The medical device industry may not fare better under a more Republican Congress.
As the industry and its allies in the U.S. Senate try to mitigate the Food & Drug Administration’s plans to tighten the 510(k) program, the incoming Republican chairman of a powerful House investigatory committee is taking aim at medical device companies, especially companies that make orthopedic devices.
Rep. Darrell Issa (R-Calif.), who lead the House Oversight and Government Committee, told The Wall Street Journal last week he wants to cut Medicare spending on orthopedic devices that doctors overuse.
Mr. Issa said his own doctor told him surgeons have an incentive under Medicare to implant many joint and bone screws to support patients’ spines, when fewer implants — or none at all — might be equally effective and safer.
“They have got to come up with a system that doesn’t reward people for putting more metal in somebody’s spine,” Mr. Issa told the Journal.
Issa’s efforts could spell bad news for Minnesota, home to a vibrant orthopedics industry, including Medtronic Inc. (NYSE:MDT), whose own spine unit already is struggling, Spineology Inc., and Tornier Inc., which recently filed for a $205 million initial public offering.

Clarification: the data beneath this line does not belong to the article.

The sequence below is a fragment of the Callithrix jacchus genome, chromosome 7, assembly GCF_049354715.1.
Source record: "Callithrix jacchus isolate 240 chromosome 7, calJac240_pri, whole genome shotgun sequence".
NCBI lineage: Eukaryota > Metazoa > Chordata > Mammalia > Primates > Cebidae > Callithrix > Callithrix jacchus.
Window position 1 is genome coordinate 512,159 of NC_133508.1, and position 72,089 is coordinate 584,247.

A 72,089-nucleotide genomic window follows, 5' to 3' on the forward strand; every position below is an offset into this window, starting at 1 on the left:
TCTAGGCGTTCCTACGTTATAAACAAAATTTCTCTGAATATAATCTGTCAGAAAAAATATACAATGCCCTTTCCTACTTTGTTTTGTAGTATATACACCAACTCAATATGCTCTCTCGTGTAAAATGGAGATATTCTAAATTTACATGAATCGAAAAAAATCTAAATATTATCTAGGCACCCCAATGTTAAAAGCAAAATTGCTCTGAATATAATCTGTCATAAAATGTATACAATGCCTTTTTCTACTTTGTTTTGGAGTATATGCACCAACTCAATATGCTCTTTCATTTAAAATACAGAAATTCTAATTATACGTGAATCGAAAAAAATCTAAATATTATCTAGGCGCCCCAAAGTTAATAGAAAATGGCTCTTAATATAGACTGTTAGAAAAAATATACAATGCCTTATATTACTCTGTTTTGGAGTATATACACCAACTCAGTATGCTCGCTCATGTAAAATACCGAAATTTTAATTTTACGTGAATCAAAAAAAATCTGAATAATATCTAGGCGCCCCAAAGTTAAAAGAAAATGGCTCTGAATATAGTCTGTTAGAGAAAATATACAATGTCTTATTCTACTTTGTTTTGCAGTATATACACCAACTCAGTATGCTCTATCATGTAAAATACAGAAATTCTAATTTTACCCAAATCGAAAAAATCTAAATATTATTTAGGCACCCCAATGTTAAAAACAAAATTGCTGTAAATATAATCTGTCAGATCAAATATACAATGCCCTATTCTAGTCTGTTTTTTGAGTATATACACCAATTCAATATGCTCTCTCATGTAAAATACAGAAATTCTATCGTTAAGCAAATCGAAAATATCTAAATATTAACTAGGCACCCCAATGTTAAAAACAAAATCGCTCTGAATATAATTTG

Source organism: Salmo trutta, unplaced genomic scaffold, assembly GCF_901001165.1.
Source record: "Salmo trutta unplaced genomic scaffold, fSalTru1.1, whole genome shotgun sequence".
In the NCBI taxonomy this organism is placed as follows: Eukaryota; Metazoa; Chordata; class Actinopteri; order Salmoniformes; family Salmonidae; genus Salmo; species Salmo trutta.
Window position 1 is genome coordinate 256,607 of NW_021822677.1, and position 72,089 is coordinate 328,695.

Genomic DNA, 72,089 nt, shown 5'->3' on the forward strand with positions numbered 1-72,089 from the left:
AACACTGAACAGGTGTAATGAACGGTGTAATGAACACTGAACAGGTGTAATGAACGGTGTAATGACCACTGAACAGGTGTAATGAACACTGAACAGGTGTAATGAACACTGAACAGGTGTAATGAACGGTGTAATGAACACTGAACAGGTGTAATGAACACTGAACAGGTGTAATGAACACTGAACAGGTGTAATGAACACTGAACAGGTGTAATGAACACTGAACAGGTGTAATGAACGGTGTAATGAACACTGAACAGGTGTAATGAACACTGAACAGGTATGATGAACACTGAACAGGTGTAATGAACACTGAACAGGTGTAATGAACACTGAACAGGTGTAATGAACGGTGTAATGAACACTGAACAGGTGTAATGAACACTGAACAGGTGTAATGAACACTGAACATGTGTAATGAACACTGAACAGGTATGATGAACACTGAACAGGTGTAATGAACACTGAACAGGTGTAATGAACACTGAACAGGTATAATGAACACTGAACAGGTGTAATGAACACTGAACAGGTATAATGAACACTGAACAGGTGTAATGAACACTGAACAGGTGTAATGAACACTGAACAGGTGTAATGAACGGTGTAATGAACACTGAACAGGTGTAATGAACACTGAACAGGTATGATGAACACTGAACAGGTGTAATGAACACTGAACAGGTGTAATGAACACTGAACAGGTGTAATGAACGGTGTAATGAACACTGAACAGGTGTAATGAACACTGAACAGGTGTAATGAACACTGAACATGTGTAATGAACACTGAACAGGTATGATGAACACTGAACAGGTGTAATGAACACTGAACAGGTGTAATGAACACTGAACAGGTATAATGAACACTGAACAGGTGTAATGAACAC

Interestingly, Issa seemed to endorse the once unthinkable concept of Medicare basing its reimbursement decisions on comparative effectiveness.
Some Republicans, led by GOP star Sarah Palin, equated comparative effectiveness with government-run “death panels” during the contentious debate over President Obama’s healthcare reform bill.
Comparative effectiveness is fine, as long as doctors — not government bureaucrats — make the medical decisions.
“Republicans have to step back from the words ‘death panels,’ ” Mr. Issa said. “Medical panels of people who care about what’s best for their patients … is good science and good medicine.”
Where was Issa when Palin whipped the Republican base into a frenzy over death panels? By not refuting Palin’s accusations during the poisonous healthcare reform debate, Issa may have undermined his own efforts to promote comparative effectiveness and cut Medicare spending.
And while it’s good to say doctors should make the medical decisions, doctors still are human beings influenced by people and money. Financial ties between medical device makers and doctors are a major reason why Issa feels physicians are overusing the orthopedic products he now rails against.